¶8 On November 22, 1960, the trial judge denied claimant's second motion to reopen, finding that "claimant's change of condition, if any, for the worse, is due to progressive osteoarthritis disease and not due to the accidental injury and surgery therefore * * *". Claimant appealed to the trial tribunal en banc, which affirmed the trial judge's order on December 19, 1960.
¶9 Later the same day (December 19) claimant's counsel filed a third motion to reopen the claim on a further change in condition, seeking benefits for temporary incapacity and medical care. At the hearing conducted on January 11, 1960, the evidence disclosed without dispute that: (a) claimant remained in the hospital from November 3, 1960, to December 7, 1960; (b) a surgical exploration performed by Dr. S.M. on November 22, 1960, confirmed his prior opinion that claimant's symptoms were due to the failure of fusion at the L-4-5 and L-5 S-1 segments, which condition resulted from prior operation by Dr. E.M.; (c) arthrodesis (surgery to promote union of joints) of the lumbo-sacral spine was successfully carried out on November 22, 1960; (d) claimant was "incarcerated in the plaster spica case", and his healing period will last approximately four to six months.
¶10 On January 12, 1961, the trial judge entered an order allowing continuing temporary total benefits from November 3, 1960. Payments accruable under the prior award for permanent disability were ordered suspended until cessation of the healing period.
¶11 Employer challenges the order of January 12, as erroneous and unauthorized by law. Its contentions are: (a) there is an entire absence of evidence to show that claimant's physical condition underwent a "substantial" change subsequent to November 22, 1960 - the date of the last prior order; (b) the trial tribunal erred, as a matter of law, in allowing temporary benefits to commence on November 3, 1960, a point of time antedating the last prior order of November 22, 1960. The points at issue will be discussed in the order in which they stand posed.
¶12 The primary, if not the sole, issue formed in the proceeding from which the order of November 22, 1960, emerged, was whether claimant's admitted exacerbation in the lumbo-sacral region of the spine was causally related either to his original injury or to the legitimate consequences thereof. All physicians whose reports appear in the record were in agreement that claimant did have a "difficulty". There was, however, a wide divergence of opinion as to the source of the trouble. For the employer, Dr. E.M. claimed the presence of a "good fusion" and diagnosed the difficulty as a possible nerve root irritation which would require further surgical exploration; Dr. F., who did find evidence of non-union in the lumbo-sacral segments, ascribed the symptoms to osteo-arthritic disease process. Claimant's own physician, Dr. S.M., regarded the complaints as attributable to pseudo-arthrosis from the prior back operation. Though not at first convinced that surgical intervention was indicated in order to relieve discomfort and alleviate the pathology, he later determined, after careful and prolonged study, that claimant could not be helped without an exploratory operation. When this evaluation was made, the causal connection between claimant's acute condition and the suspected pseudo-arthrosis still rested on a foundation of doubt and conjecture, since the diagnosis remained unaided by positive clinical and demonstrative data. It was only after surgical exploration was carried out by Dr. S.M. on November 22, 1960, that the impact of pseudo-arthrosis on claimant's disability became an established scientific fact, thus presenting for the trial tribunal's consideration a new and additional factor which was not, nor could have been, determined by the order of November 22, 1960. Oklahoma Gas & Electric Co. v. State Industrial Court, Okl., 366 P.2d 609, 613.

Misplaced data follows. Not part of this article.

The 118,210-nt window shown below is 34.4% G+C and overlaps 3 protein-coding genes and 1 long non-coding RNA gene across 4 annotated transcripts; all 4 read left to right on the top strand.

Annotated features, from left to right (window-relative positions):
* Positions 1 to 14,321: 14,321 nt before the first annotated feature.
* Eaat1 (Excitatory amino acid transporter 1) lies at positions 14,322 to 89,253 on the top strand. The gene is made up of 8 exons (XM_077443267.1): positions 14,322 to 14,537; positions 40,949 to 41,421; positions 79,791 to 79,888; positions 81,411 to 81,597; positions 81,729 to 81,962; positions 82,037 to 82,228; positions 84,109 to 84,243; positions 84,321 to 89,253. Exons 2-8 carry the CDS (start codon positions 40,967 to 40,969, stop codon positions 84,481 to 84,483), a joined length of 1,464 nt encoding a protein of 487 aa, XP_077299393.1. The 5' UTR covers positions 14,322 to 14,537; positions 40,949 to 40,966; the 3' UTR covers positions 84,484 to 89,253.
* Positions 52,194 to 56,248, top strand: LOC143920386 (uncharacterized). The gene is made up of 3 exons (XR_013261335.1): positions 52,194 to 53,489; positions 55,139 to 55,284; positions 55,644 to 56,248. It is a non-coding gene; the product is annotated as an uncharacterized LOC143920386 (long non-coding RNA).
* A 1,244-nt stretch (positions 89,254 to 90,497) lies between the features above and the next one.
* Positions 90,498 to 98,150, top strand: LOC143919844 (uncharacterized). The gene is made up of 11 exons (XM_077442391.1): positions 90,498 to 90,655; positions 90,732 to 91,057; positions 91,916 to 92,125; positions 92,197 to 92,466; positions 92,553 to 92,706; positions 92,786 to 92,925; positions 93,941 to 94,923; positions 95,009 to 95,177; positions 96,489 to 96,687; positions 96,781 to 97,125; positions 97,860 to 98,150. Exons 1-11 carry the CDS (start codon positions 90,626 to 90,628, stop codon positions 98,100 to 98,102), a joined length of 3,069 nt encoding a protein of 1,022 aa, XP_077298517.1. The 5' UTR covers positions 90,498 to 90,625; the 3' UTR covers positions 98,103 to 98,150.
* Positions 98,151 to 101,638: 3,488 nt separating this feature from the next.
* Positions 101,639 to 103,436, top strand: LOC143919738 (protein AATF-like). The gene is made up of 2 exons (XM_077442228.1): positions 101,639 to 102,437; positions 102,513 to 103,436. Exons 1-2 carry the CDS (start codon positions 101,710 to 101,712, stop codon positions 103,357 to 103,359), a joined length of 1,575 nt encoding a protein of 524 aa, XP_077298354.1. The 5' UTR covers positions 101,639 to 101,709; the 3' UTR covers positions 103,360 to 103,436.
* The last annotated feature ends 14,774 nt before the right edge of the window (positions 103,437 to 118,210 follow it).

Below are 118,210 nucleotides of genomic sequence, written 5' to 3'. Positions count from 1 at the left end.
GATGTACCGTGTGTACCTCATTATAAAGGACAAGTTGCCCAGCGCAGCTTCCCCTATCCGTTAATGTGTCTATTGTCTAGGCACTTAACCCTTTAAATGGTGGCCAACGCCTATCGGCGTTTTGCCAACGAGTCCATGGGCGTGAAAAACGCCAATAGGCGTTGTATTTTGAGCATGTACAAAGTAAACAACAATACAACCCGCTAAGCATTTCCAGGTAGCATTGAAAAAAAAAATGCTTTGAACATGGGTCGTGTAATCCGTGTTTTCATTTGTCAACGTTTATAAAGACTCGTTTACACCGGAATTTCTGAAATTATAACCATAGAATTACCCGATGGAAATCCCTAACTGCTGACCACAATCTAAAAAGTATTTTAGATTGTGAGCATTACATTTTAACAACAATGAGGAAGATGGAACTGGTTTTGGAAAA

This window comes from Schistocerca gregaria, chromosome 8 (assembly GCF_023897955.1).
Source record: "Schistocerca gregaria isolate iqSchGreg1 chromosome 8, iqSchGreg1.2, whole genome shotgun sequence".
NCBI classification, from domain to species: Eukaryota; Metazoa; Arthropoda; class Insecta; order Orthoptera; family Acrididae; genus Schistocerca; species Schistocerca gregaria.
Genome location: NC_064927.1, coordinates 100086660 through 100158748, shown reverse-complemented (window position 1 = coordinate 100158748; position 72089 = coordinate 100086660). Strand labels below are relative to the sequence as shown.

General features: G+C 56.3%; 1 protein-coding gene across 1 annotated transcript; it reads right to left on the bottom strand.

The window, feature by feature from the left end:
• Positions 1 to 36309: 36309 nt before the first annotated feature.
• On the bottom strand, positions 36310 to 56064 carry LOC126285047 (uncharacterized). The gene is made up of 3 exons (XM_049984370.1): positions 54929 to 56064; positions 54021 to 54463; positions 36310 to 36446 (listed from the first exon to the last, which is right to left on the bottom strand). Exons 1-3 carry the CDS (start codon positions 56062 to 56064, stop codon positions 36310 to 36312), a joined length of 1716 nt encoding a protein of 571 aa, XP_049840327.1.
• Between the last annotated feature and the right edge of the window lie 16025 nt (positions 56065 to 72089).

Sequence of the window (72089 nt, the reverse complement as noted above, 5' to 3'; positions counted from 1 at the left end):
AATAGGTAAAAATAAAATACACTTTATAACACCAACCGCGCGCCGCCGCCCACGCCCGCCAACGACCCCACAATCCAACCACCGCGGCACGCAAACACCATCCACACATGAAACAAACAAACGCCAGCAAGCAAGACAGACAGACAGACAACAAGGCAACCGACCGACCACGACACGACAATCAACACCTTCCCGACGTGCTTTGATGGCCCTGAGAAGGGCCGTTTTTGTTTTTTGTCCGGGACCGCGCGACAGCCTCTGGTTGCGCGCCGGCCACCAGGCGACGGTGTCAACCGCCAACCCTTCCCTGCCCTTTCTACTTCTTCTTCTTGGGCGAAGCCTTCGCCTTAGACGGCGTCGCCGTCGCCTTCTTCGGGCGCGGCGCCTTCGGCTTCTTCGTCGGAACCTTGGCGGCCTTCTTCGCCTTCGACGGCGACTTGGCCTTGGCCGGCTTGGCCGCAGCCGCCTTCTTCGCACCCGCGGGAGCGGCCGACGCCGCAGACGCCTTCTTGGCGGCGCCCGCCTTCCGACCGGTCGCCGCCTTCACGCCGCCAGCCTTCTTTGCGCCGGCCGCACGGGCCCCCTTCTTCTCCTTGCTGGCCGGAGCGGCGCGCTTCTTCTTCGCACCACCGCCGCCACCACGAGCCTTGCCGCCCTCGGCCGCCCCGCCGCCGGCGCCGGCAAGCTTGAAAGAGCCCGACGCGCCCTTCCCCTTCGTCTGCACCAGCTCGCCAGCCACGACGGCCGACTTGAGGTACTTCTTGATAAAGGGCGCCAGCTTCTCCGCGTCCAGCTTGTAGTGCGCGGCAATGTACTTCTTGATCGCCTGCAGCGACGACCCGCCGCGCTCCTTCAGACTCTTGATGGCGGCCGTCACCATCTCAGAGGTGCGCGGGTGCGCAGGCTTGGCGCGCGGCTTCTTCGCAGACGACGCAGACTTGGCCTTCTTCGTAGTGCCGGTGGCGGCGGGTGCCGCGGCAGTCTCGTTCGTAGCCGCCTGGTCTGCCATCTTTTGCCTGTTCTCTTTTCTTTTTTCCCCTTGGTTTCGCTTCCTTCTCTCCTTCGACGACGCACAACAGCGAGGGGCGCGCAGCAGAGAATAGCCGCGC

¶13 A change in claimant's condition may be established in contemplation of the Workmen's Compensation Law when a pathology, not ascertainable before in terms of its relation to, and effect upon, compensable disability, is shown to have manifested itself and become detectable only through developments occurring subsequent to the last prior order. Oklahoma Gas & Electric Co. v. State Industrial Court, supra; Skelly Oil Company v. Summer, Okl., 347 P.2d 219; Phillips Petroleum Co. v. Anguish et al., 201 Okl. 691, 209 P.2d 689.